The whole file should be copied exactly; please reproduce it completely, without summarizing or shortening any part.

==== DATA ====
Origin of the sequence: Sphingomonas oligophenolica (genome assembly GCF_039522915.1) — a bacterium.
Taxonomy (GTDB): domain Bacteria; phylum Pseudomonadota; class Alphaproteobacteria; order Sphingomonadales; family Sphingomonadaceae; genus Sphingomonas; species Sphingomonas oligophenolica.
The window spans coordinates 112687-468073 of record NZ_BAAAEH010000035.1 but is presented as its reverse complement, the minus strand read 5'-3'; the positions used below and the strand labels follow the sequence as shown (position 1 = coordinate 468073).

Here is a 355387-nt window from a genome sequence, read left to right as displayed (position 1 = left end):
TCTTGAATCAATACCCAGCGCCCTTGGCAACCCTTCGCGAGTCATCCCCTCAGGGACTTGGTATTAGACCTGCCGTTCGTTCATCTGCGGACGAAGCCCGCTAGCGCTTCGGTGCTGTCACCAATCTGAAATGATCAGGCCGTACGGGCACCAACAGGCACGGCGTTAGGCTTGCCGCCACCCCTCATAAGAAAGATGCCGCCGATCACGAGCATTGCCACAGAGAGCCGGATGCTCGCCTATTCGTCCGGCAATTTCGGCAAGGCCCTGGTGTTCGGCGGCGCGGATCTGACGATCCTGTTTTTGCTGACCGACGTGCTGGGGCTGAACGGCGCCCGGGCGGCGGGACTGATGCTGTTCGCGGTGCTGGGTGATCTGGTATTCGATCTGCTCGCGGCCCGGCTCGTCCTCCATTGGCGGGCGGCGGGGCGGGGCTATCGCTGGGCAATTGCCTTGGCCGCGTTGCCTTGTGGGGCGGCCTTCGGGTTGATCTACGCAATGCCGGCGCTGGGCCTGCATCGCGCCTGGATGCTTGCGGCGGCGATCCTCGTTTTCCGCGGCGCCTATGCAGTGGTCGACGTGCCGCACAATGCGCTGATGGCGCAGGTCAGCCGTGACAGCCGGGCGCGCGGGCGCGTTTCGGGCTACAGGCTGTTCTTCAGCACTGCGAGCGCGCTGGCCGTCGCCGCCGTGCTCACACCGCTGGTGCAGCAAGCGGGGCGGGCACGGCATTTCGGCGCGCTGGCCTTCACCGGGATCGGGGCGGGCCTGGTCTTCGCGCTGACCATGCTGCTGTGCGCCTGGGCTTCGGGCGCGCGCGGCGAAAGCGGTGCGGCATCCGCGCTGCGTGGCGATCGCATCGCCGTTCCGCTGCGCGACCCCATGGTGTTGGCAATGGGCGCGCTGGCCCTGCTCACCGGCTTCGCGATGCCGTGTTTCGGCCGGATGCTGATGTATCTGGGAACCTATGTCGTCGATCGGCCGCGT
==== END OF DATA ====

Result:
Origin of the sequence: Sphingomonas oligophenolica (genome assembly GCF_039522915.1) — a bacterium.
Taxonomy (GTDB): domain Bacteria; phylum Pseudomonadota; class Alphaproteobacteria; order Sphingomonadales; family Sphingomonadaceae; genus Sphingomonas; species Sphingomonas oligophenolica.
The window spans coordinates 112687-468073 of record NZ_BAAAEH010000035.1 but is presented as its reverse complement, the minus strand read 5'-3'; the positions used below and the strand labels follow the sequence as shown (position 1 = coordinate 468073).

Here is a 355387-nt window from a genome sequence, read left to right as displayed (position 1 = left end):
TCTTGAATCAATACCCAGCGCCCTTGGCAACCCTTCGCGAGTCATCCCCTCAGGGACTTGGTATTAGACCTGCCGTTCGTTCATCTGCGGACGAAGCCCGCTAGCGCTTCGGTGCTGTCACCAATCTGAAATGATCAGGCCGTACGGGCACCAACAGGCACGGCGTTAGGCTTGCCGCCACCCCTCATAAGAAAGATGCCGCCGATCACGAGCATTGCCACAGAGAGCCGGATGCTCGCCTATTCGTCCGGCAATTTCGGCAAGGCCCTGGTGTTCGGCGGCGCGGATCTGACGATCCTGTTTTTGCTGACCGACGTGCTGGGGCTGAACGGCGCCCGGGCGGCGGGACTGATGCTGTTCGCGGTGCTGGGTGATCTGGTATTCGATCTGCTCGCGGCCCGGCTCGTCCTCCATTGGCGGGCGGCGGGGCGGGGCTATCGCTGGGCAATTGCCTTGGCCGCGTTGCCTTGTGGGGCGGCCTTCGGGTTGATCTACGCAATGCCGGCGCTGGGCCTGCATCGCGCCTGGATGCTTGCGGCGGCGATCCTCGTTTTCCGCGGCGCCTATGCAGTGGTCGACGTGCCGCACAATGCGCTGATGGCGCAGGTCAGCCGTGACAGCCGGGCGCGCGGGCGCGTTTCGGGCTACAGGCTGTTCTTCAGCACTGCGAGCGCGCTGGCCGTCGCCGCCGTGCTCACACCGCTGGTGCAGCAAGCGGGGCGGGCACGGCATTTCGGCGCGCTGGCCTTCACCGGGATCGGGGCGGGCCTGGTCTTCGCGCTGACCATGCTGCTGTGCGCCTGGGCTTCGGGCGCGCGCGGCGAAAGCGGTGCGGCATCCGCGCTGCGTGGCGATCGCATCGCCGTTCCGCTGCGCGACCCCATGGTGTTGGCAATGGGCGCGCTGGCCCTGCTCACCGGCTTCGCGATGCCGTGTTTCGGCCGGATGCTGATGTATCTGGGAACCTATGTCGTCGATCGGCCGCGT